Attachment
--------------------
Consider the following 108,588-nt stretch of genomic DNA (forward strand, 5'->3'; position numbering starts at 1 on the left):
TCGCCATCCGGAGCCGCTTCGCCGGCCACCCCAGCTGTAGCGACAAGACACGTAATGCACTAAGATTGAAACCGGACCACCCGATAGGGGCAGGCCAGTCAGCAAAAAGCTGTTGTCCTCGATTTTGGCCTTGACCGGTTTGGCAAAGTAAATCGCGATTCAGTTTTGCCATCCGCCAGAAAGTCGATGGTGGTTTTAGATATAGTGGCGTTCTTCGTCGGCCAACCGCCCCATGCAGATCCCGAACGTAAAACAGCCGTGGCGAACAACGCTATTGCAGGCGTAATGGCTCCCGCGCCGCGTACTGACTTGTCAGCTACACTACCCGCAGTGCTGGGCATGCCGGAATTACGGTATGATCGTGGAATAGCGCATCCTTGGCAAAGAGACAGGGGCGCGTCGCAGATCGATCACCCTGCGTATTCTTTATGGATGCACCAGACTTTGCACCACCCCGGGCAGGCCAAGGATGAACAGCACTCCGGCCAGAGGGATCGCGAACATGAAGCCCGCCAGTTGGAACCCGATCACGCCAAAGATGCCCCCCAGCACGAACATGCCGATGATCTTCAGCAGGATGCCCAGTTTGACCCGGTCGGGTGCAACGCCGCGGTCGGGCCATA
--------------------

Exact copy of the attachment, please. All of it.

Consider the following 108,588-nt stretch of genomic DNA (forward strand, 5'->3'; position numbering starts at 1 on the left):
TCGCCATCCGGAGCCGCTTCGCCGGCCACCCCAGCTGTAGCGACAAGACACGTAATGCACTAAGATTGAAACCGGACCACCCGATAGGGGCAGGCCAGTCAGCAAAAAGCTGTTGTCCTCGATTTTGGCCTTGACCGGTTTGGCAAAGTAAATCGCGATTCAGTTTTGCCATCCGCCAGAAAGTCGATGGTGGTTTTAGATATAGTGGCGTTCTTCGTCGGCCAACCGCCCCATGCAGATCCCGAACGTAAAACAGCCGTGGCGAACAACGCTATTGCAGGCGTAATGGCTCCCGCGCCGCGTACTGACTTGTCAGCTACACTACCCGCAGTGCTGGGCATGCCGGAATTACGGTATGATCGTGGAATAGCGCATCCTTGGCAAAGAGACAGGGGCGCGTCGCAGATCGATCACCCTGCGTATTCTTTATGGATGCACCAGACTTTGCACCACCCCGGGCAGGCCAAGGATGAACAGCACTCCGGCCAGAGGGATCGCGAACATGAAGCCCGCCAGTTGGAACCCGATCACGCCAAAGATGCCCCCCAGCACGAACATGCCGATGATCTTCAGCAGGATGCCCAGTTTGACCCGGTCGGGTGCAACGCCGCGGTCGGGCCATA